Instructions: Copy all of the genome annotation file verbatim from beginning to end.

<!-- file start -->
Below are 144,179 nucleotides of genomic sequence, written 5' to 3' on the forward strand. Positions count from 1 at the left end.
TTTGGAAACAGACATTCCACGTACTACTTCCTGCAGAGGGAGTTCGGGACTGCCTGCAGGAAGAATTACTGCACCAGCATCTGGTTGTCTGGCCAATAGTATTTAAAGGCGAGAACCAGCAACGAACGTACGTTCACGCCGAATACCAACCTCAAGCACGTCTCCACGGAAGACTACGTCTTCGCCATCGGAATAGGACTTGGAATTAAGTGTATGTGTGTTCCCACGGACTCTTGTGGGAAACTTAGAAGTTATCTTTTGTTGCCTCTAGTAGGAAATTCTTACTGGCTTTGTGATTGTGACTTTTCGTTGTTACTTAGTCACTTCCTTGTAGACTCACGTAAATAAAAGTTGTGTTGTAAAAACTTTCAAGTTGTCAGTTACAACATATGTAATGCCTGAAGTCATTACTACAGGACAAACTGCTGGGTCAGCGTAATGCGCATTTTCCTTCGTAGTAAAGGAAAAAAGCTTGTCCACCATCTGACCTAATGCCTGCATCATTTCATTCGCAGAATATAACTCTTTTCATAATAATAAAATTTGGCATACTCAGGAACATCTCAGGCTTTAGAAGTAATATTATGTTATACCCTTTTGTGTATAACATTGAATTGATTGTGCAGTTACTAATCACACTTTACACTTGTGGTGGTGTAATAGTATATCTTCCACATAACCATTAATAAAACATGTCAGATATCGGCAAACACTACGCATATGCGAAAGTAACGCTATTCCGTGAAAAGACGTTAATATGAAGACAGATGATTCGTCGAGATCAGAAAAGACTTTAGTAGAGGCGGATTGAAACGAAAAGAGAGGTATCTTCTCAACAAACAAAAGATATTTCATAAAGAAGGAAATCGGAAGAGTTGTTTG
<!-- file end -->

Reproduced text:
Below are 144,179 nucleotides of genomic sequence, written 5' to 3' on the forward strand. Positions count from 1 at the left end.
TTTGGAAACAGACATTCCACGTACTACTTCCTGCAGAGGGAGTTCGGGACTGCCTGCAGGAAGAATTACTGCACCAGCATCTGGTTGTCTGGCCAATAGTATTTAAAGGCGAGAACCAGCAACGAACGTACGTTCACGCCGAATACCAACCTCAAGCACGTCTCCACGGAAGACTACGTCTTCGCCATCGGAATAGGACTTGGAATTAAGTGTATGTGTGTTCCCACGGACTCTTGTGGGAAACTTAGAAGTTATCTTTTGTTGCCTCTAGTAGGAAATTCTTACTGGCTTTGTGATTGTGACTTTTCGTTGTTACTTAGTCACTTCCTTGTAGACTCACGTAAATAAAAGTTGTGTTGTAAAAACTTTCAAGTTGTCAGTTACAACATATGTAATGCCTGAAGTCATTACTACAGGACAAACTGCTGGGTCAGCGTAATGCGCATTTTCCTTCGTAGTAAAGGAAAAAAGCTTGTCCACCATCTGACCTAATGCCTGCATCATTTCATTCGCAGAATATAACTCTTTTCATAATAATAAAATTTGGCATACTCAGGAACATCTCAGGCTTTAGAAGTAATATTATGTTATACCCTTTTGTGTATAACATTGAATTGATTGTGCAGTTACTAATCACACTTTACACTTGTGGTGGTGTAATAGTATATCTTCCACATAACCATTAATAAAACATGTCAGATATCGGCAAACACTACGCATATGCGAAAGTAACGCTATTCCGTGAAAAGACGTTAATATGAAGACAGATGATTCGTCGAGATCAGAAAAGACTTTAGTAGAGGCGGATTGAAACGAAAAGAGAGGTATCTTCTCAACAAACAAAAGATATTTCATAAAGAAGGAAATCGGAAGAGTTGTTTG